Sunday, June 09, 2024

Mother Goose and Erwartung at SF Symphony

The San Francisco Symphony presented an adventurous program this weekend with Ravel's 1911 Mother Goose ballet and Schoenberg's 1909 opera Ewartung. Before Friday's performance, the choreographer Alonzo King (above right) and director Peter Sellars (above left) talked about bringing different artistic disciplines together and having them "gel." Although the concert was never less than fascinating, the contributions by King and Sellars turned out to be the weakest links of the evening.
Ravel's Ma mère l'Oye started as a piano piece for children, illustrating a quintet of French fairy tales, and was later orchestrated for a suite and then further extended into a 30-minute ballet, here danced by the San Francisco based Alonzo King LINES Ballet.
The music is colorful, enchanting, and delicate while King's choreography was athletic, expressionist, and noisily clomping all over the makeshift stage. I was hoping for story ballet versions of the five tales but instead we were offered King's attempts at "unearthing the deeper allegorical meanings beneath the fairytales--these deep metaphysical truths that are so large they've had to be shrunk into stories--and illustrate those with dance."
I'm afraid the allegorical truths went over my head, but there was relief at one point when the lovely dancers Adji Cissoko and Shuaib Elhassan engaged in a delicate pas de deux midway during either the Sleeping Beauty or the Beauty and the Beast section. (Production photo by Kristen Loken.)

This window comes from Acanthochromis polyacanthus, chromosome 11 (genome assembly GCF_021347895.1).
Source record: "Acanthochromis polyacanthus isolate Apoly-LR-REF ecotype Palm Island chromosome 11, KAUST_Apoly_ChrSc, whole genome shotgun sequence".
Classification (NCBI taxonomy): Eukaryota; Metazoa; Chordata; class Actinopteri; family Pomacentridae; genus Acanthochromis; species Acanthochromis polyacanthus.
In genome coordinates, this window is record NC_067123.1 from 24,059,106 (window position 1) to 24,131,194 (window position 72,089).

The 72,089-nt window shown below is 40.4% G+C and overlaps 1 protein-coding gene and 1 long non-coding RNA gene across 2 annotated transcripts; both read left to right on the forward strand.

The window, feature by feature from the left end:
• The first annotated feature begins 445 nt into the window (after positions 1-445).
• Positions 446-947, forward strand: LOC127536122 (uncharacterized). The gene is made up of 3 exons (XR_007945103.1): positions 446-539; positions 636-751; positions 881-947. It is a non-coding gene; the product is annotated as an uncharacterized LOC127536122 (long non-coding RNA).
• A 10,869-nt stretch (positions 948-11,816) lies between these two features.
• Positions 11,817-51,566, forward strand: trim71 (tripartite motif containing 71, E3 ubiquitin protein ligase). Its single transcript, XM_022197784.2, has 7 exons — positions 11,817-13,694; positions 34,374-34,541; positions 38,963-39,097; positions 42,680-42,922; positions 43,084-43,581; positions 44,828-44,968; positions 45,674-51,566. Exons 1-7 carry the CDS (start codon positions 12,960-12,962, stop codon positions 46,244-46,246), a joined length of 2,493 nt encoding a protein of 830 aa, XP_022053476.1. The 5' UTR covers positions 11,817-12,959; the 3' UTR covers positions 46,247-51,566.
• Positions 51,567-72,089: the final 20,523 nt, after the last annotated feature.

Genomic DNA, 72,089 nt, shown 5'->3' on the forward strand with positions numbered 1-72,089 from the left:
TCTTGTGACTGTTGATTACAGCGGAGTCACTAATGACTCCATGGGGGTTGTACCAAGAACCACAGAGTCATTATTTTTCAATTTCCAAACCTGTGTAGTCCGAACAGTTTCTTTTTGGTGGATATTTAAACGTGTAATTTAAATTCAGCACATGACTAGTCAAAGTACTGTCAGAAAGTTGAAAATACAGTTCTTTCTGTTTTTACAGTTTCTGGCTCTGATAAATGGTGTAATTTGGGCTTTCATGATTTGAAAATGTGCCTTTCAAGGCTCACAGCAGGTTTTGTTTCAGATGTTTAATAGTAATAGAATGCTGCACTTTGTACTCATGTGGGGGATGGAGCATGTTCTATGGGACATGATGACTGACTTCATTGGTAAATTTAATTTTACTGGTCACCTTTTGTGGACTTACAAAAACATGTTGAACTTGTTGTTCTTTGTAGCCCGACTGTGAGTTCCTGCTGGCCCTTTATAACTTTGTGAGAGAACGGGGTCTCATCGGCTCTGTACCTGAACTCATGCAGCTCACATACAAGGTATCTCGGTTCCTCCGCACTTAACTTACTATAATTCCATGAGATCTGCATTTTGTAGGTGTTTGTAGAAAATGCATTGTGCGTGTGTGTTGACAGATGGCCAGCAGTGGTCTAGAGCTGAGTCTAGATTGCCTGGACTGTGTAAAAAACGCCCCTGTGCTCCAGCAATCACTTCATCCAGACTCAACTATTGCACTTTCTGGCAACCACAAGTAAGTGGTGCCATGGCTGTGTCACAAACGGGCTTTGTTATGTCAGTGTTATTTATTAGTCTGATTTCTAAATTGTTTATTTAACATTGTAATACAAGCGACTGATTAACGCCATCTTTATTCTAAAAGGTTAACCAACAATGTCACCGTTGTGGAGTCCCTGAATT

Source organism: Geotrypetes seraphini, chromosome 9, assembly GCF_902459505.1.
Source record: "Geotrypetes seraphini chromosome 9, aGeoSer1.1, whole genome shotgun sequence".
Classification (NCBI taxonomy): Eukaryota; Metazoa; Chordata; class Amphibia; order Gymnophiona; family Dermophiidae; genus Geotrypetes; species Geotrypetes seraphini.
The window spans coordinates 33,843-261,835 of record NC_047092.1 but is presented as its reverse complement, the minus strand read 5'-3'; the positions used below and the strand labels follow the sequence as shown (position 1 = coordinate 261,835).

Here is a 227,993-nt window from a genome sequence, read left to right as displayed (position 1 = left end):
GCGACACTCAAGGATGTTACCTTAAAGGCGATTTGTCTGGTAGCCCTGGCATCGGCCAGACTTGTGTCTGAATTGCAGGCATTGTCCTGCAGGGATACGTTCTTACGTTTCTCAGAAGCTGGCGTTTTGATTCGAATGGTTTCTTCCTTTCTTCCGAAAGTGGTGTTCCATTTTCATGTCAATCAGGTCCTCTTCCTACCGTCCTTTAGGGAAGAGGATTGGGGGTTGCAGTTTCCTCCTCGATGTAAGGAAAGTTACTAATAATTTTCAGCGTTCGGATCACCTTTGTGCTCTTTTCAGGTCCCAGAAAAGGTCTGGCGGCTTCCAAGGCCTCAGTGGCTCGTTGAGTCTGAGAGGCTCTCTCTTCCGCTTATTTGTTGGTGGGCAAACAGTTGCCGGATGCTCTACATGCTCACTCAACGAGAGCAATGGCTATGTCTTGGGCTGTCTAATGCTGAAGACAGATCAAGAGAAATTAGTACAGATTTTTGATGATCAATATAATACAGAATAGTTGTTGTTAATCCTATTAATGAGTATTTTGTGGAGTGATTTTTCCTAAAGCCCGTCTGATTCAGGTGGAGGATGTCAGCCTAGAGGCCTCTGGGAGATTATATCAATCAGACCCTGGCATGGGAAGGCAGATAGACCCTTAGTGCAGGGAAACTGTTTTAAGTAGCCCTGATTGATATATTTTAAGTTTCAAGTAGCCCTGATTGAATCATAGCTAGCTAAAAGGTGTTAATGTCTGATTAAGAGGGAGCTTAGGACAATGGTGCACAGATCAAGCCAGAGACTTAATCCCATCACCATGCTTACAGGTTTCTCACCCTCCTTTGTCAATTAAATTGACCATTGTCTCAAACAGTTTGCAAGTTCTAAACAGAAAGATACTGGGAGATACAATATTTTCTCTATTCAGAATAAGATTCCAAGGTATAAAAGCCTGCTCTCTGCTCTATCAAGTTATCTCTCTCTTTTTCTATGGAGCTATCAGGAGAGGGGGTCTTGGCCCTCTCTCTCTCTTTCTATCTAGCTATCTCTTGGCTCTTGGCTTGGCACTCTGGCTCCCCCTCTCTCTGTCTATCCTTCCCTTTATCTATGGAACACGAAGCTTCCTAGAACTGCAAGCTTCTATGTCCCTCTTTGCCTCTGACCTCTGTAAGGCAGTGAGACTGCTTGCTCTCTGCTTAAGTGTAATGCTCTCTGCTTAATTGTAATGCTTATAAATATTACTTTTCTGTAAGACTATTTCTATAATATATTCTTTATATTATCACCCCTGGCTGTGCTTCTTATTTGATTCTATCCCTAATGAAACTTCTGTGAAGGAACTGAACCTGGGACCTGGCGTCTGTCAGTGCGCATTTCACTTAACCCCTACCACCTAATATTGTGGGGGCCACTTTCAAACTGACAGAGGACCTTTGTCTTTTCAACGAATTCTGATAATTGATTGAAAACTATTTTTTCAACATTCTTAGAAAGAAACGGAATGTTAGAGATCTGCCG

Meanwhile, Music Director Esa-Pekka Salonen led the orchestra in an exquisitely beautiful account of the music. As much as I enjoy watching dancers moving with music, in this case I wanted them to stop stomping on the stage and let us listen to the music unimpeded.
After intermission, there was a terrific musical account of Schoenberg's dissonant 1909 monodrama Erwartung about a hysterical woman wandering in a nighttime forest who stumbles across her dead lover who she either killed or didn't. It's heightened pre-WWI Vienna expressionism at its most emblematic, with a monstrously huge orchestra and a single soprano navigating her way around it. The soprano soloist was Mary Elizabeth Williams and she was stupendous, with a voice that never sounded strained and that could carry over the large orchestral forces whether singing softly or loudly. It would be great to hear her across the street in a major role at the San Francisco Opera. (Production photo by Kristen Loken.)
Director Peter Sellar's contribution seemed to be confined to a contemporary concept, Accidental Death in Custody, with an ugly body bag plopped in front of the singer. West Edge Opera produced this opera with a reduced orchestra in Oakland last summer, and their staging of the heroine in a sanitarium worked much better dramatically. (Production photo by Kristen Loken.)
This was the first time the SF Symphony had performed Erwartung, and more power to them for scheduling an important, difficult work, with an orchestra and conductor at their peak. Maybe the next time it will all gel.

No comments: